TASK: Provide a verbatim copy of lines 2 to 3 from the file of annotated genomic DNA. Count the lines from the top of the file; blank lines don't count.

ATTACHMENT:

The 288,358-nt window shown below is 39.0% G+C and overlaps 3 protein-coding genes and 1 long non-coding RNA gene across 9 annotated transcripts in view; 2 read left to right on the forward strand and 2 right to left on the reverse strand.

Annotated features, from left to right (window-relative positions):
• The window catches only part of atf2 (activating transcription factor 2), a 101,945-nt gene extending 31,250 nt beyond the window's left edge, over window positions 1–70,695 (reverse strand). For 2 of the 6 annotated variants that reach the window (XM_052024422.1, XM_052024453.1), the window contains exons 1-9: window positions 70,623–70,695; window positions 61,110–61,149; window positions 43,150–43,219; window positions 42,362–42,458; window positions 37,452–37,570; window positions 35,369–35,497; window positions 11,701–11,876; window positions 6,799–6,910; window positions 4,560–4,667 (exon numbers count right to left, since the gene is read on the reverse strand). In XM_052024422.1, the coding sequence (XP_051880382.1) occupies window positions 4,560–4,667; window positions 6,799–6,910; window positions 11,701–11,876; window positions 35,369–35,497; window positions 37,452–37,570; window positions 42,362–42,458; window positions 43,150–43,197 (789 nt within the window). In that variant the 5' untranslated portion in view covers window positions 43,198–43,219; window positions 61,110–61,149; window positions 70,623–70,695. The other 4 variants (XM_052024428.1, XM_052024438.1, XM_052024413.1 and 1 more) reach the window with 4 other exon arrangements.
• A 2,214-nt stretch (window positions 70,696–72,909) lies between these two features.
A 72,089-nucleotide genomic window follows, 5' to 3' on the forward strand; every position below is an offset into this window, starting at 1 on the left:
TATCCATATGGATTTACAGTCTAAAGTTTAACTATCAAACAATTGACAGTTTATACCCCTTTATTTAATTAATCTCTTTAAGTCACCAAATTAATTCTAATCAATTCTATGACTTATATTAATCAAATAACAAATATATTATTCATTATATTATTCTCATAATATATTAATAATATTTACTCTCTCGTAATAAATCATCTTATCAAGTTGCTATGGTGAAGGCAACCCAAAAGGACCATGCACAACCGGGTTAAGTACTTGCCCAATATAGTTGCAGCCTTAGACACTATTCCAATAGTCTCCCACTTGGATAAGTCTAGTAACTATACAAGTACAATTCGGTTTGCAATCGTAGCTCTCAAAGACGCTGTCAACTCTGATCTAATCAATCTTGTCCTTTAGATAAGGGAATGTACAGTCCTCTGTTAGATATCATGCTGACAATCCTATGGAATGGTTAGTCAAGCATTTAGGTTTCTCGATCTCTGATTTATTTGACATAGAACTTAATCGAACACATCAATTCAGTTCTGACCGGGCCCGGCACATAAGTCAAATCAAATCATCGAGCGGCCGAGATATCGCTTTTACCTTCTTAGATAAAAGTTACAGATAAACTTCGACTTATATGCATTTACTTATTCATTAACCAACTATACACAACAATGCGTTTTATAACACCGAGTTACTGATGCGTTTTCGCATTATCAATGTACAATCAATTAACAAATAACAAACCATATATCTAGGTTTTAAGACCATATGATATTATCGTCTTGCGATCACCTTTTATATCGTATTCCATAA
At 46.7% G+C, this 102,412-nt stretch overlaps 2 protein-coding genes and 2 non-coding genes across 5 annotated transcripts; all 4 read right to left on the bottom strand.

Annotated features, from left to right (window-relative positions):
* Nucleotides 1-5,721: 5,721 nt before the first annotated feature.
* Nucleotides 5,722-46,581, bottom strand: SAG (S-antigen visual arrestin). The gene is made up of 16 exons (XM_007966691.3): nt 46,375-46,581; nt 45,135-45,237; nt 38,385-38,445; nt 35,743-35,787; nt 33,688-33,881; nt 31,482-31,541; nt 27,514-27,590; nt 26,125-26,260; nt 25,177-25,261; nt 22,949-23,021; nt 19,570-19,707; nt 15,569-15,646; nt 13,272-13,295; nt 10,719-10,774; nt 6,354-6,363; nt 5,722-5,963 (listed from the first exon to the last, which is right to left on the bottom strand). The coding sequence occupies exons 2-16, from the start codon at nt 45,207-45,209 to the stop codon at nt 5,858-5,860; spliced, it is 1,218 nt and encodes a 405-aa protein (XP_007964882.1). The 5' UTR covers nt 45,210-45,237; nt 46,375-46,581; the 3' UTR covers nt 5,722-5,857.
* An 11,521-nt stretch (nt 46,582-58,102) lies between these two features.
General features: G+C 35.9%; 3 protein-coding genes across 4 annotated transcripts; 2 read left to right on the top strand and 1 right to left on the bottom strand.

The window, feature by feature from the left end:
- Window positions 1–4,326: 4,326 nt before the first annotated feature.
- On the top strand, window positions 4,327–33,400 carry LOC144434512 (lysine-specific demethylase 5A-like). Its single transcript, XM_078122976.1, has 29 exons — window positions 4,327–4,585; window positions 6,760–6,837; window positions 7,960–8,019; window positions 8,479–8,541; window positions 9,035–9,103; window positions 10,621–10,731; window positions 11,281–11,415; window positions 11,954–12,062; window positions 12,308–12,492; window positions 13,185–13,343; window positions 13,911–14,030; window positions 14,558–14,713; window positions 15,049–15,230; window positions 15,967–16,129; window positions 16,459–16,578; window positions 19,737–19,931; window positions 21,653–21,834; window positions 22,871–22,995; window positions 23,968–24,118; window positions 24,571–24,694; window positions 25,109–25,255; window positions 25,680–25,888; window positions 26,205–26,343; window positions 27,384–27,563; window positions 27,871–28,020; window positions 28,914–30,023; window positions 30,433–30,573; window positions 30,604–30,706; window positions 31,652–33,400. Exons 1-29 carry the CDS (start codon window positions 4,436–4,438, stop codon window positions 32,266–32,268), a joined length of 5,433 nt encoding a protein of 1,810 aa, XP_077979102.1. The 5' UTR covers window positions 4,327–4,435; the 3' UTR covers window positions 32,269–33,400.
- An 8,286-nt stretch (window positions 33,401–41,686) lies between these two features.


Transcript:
Annotated features, from left to right (window-relative positions):
• The window catches only part of atf2 (activating transcription factor 2), a 101,945-nt gene extending 31,250 nt beyond the window's left edge, over window positions 1–70,695 (reverse strand). For 2 of the 6 annotated variants that reach the window (XM_052024422.1, XM_052024453.1), the window contains exons 1-9: window positions 70,623–70,695; window positions 61,110–61,149; window positions 43,150–43,219; window positions 42,362–42,458; window positions 37,452–37,570; window positions 35,369–35,497; window positions 11,701–11,876; window positions 6,799–6,910; window positions 4,560–4,667 (exon numbers count right to left, since the gene is read on the reverse strand). In XM_052024422.1, the coding sequence (XP_051880382.1) occupies window positions 4,560–4,667; window positions 6,799–6,910; window positions 11,701–11,876; window positions 35,369–35,497; window positions 37,452–37,570; window positions 42,362–42,458; window positions 43,150–43,197 (789 nt within the window). In that variant the 5' untranslated portion in view covers window positions 43,198–43,219; window positions 61,110–61,149; window positions 70,623–70,695. The other 4 variants (XM_052024428.1, XM_052024438.1, XM_052024413.1 and 1 more) reach the window with 4 other exon arrangements.